It wasn't until he was halfway back to the bar that he realized he'd just made a deal with a ten-year-old budding corporate shark whose mother might take a dim view of handshake agreements with unemployed gonzo journalists who were now pulling drafts for a living.
And, all things considered, he wouldn't blame her one bit.
* * *
SAMANTHA DEAN stifled a yawn as the New Jersey Transit train rumbled toward the station at Princeton Junction. The railroad car was cold and damp and it took every ounce of imagination in Sam's body to conjure up visions of hot soup and a roaring fire. Before she knew it she'd be home with Patty, the two of them snug in their favorite robes as they watched Monday Night Football.
"One more day," she said to her best friend Caroline. "Twenty-four hours and I never have to ride this blasted cattle car again."
"Speak for yourself," said Caroline, eyeing the handsome businessmen sitting opposite the two women. "I rather enjoy riding the train."
Sam resisted the urge to kick Caroline in her fashionable ankle. "You wouldn't mind a trek through the Sahara if there was a man involved."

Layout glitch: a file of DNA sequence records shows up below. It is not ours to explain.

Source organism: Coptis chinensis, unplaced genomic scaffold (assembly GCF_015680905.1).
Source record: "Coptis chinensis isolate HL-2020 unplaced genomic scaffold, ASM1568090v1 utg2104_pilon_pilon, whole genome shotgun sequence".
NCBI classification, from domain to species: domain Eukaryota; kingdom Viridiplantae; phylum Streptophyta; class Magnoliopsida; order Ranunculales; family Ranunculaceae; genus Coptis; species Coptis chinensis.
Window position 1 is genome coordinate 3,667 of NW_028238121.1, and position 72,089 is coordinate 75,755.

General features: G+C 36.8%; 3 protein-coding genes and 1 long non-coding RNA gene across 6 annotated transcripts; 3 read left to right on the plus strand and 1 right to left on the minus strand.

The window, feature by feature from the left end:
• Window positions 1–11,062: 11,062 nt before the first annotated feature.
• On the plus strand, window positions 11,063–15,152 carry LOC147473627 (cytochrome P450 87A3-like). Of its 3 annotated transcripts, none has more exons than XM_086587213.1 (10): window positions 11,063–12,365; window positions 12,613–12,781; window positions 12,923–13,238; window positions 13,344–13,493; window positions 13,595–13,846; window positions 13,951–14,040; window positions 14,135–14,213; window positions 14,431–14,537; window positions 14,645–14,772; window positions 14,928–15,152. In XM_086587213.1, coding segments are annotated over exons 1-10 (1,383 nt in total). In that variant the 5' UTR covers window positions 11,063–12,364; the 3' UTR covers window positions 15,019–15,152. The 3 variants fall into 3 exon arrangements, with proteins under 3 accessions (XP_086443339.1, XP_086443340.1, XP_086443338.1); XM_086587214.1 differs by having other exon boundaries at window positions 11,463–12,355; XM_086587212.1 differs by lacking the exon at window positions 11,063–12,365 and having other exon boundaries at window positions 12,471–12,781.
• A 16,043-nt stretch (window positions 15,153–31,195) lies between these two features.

"Try it some time," Caroline said, her dimples deepening. "You might find you like it. Men are pleasant creatures, once you tame them."
Sam would rather tame a grizzly bear. At least grizzly bears hibernated six months of every year. She could never find time in her crazy daily schedule for a man, no matter how handsome. She turned and looked at her fluffy blond friend. "Do me a favor," she said, giving way to another yawn. "Why don't we just pretend you gave me matchmaking lecture number 378 and be done with it?" Caroline started to protest but Sam raised a hand to stop her. "It's not as if I haven't heard it all before."
Caroline leaned her head against the worn leather seat. Even at the end of a rainy, cold Monday she looked superb. If they weren't best friends, Sam just might hate the woman.